"One bound to a chair, like me, must have many hands far-reaching, if he would move the world from which he is so cruelly barred. I have many such, and Malluch is one of the best of them. And, sometimes"-- he cast a grateful glance at the sheik--"sometimes I borrow from others good of heart, like Ilderim the Generous--good and brave. Let him say if I either denied or forgot you."
"This is he, good Ilderim, this is he who told you of me?"
Ilderim's eyes twinkled as he nodded his answer.
"How, O my master," said Simonides, "may we without trial tell what a man is? I knew you; I saw your father in you; but the kind of man you were I did not know. There are people to whom fortune is a curse in disguise. Were you of them? I sent Malluch to find out for me, and in the service he was my eyes and ears. Do not blame him. He brought me report of you which was all good."
"I do not," said Ben-Hur, heartily. "There was wisdom in your goodness."
"The words are very pleasant to me," said the merchant, with feeling, "very pleasant. My fear of misunderstanding is laid. Let the rivers run on now as God may give them direction."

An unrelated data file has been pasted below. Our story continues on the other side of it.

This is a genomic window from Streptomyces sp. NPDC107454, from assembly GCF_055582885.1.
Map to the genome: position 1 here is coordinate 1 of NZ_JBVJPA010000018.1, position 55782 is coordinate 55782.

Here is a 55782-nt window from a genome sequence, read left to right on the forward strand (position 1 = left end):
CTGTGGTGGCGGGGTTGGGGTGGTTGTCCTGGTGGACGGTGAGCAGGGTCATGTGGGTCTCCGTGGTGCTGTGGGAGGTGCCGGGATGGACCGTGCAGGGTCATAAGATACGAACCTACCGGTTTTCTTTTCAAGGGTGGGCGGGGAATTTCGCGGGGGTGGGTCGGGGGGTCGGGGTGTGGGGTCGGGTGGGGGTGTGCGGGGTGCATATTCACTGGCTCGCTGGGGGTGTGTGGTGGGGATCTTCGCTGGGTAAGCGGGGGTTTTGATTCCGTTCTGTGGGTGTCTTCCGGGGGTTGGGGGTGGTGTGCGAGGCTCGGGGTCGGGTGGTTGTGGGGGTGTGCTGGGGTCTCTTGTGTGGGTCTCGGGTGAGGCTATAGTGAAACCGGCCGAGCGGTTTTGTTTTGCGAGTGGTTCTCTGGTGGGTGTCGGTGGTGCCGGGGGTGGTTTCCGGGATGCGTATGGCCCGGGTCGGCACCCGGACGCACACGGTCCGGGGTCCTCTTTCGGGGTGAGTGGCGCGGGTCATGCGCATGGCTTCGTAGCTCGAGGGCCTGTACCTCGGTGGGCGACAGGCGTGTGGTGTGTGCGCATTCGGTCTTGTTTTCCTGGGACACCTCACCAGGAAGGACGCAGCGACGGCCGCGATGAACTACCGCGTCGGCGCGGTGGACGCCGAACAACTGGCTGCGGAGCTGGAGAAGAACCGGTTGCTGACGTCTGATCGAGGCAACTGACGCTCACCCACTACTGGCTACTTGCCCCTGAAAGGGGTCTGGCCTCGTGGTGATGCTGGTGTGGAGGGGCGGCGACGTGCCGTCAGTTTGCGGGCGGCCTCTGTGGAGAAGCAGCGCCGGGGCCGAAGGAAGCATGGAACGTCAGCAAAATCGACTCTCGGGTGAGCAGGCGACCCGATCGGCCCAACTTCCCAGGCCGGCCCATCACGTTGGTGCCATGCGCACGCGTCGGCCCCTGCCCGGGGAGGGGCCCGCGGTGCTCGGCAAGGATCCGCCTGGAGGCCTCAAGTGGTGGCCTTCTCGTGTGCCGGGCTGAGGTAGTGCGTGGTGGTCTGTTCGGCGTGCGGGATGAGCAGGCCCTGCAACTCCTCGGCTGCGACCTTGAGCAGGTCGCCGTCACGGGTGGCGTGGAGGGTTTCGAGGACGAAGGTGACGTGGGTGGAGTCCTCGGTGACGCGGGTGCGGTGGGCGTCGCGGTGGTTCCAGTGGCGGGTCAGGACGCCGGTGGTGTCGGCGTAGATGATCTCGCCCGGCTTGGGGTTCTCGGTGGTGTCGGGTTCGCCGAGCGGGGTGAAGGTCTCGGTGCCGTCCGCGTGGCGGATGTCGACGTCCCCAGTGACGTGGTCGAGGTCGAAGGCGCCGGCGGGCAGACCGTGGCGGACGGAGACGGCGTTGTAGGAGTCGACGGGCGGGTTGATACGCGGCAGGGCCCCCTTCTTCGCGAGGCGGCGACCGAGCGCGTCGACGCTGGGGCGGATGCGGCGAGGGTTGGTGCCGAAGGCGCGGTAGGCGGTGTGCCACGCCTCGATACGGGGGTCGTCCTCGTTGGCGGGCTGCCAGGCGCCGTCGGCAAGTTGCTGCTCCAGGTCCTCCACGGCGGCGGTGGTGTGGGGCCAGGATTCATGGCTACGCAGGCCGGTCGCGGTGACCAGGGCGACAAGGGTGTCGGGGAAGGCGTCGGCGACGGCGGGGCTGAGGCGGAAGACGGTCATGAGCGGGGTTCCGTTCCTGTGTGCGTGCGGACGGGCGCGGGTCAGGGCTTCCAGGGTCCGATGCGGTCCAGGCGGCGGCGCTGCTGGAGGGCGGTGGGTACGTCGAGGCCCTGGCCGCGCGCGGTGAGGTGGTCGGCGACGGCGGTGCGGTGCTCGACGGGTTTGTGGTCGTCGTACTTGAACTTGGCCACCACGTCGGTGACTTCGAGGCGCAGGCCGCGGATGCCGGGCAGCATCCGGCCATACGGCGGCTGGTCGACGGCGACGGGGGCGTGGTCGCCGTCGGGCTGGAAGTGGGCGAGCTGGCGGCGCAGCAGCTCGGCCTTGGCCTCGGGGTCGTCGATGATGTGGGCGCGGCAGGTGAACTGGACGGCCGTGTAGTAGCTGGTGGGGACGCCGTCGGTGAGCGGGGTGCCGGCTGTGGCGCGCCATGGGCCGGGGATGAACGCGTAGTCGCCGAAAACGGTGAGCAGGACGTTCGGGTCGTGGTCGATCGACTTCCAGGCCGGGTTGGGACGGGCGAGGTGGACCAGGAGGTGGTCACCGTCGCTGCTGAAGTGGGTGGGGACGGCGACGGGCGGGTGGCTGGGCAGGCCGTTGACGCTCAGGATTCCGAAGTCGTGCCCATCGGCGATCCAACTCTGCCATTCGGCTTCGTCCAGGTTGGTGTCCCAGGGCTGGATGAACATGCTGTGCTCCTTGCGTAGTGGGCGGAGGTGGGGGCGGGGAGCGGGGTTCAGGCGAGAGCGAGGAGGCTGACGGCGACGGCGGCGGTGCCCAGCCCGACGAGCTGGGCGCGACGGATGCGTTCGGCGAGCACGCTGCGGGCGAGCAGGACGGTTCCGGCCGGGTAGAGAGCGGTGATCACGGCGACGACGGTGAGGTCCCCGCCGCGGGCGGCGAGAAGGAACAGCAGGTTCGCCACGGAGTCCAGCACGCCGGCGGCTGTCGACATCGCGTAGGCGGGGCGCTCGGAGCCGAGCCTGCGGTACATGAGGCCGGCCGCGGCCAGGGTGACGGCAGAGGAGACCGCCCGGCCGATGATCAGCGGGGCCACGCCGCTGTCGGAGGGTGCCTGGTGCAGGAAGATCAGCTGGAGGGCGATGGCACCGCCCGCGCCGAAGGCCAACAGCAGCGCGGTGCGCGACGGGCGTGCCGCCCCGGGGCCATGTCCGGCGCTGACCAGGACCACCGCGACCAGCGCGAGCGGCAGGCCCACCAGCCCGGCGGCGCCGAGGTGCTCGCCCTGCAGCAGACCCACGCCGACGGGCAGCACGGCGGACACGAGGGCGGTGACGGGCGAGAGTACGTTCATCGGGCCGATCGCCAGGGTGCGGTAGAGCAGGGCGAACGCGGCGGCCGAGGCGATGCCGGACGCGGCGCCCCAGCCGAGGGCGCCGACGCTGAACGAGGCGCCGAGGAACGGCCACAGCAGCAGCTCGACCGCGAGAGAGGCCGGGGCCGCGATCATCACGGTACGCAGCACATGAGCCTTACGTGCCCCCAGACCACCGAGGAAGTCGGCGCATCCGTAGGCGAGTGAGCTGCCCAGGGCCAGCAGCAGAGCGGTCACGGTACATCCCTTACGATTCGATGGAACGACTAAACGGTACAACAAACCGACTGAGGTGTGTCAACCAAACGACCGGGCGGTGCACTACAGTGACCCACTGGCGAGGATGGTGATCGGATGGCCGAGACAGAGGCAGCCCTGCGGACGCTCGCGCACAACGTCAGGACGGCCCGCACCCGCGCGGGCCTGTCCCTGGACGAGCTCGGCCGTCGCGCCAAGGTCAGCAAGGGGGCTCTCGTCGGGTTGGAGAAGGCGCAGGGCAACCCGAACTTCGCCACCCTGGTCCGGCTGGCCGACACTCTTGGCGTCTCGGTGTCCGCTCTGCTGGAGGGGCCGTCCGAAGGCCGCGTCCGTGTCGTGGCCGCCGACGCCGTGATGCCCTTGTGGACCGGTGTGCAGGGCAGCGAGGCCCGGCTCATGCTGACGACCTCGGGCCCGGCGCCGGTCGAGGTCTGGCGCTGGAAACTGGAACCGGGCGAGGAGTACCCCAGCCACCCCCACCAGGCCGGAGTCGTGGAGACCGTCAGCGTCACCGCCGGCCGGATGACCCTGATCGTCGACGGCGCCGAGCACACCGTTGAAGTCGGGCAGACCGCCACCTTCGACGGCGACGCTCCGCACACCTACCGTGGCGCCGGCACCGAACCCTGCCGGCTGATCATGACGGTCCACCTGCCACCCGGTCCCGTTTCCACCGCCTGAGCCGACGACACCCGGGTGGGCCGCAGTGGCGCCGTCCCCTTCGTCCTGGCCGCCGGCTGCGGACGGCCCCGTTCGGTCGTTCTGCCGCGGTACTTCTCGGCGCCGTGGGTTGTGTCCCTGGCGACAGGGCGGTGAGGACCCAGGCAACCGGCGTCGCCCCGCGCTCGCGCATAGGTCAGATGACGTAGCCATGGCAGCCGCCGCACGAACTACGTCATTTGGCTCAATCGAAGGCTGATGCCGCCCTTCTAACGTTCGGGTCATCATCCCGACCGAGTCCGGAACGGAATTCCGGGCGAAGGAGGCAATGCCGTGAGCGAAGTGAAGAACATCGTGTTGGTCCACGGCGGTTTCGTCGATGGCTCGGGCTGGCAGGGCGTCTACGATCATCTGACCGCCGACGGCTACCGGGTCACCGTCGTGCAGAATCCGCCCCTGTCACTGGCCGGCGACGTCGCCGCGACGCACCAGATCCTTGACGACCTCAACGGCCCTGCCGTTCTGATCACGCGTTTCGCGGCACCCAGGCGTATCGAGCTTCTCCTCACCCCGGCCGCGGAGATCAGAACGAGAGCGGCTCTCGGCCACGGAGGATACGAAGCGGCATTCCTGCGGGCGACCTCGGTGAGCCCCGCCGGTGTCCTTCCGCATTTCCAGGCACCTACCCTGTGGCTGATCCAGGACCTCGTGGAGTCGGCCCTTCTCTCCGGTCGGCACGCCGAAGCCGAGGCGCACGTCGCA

After an interval he continued:
"I am compelled now by truth. The weaver sits weaving, and, as the shuttle flies, the cloth increases, and the figures grow, and he dreams dreams meanwhile; so to my hands the fortune grew, and I wondered at the increase, and asked myself about it many times. I could see a care not my own went with the enterprises I set going. The simooms which smote others on the desert jumped over the things which were mine. The storms which heaped the seashore with wrecks did but blow my ships the sooner into port. Strangest of all, I, so dependent upon others, fixed to a place like a dead thing, had never a loss by an agent--never. The elements stooped to serve me, and all my servants, in fact, were faithful."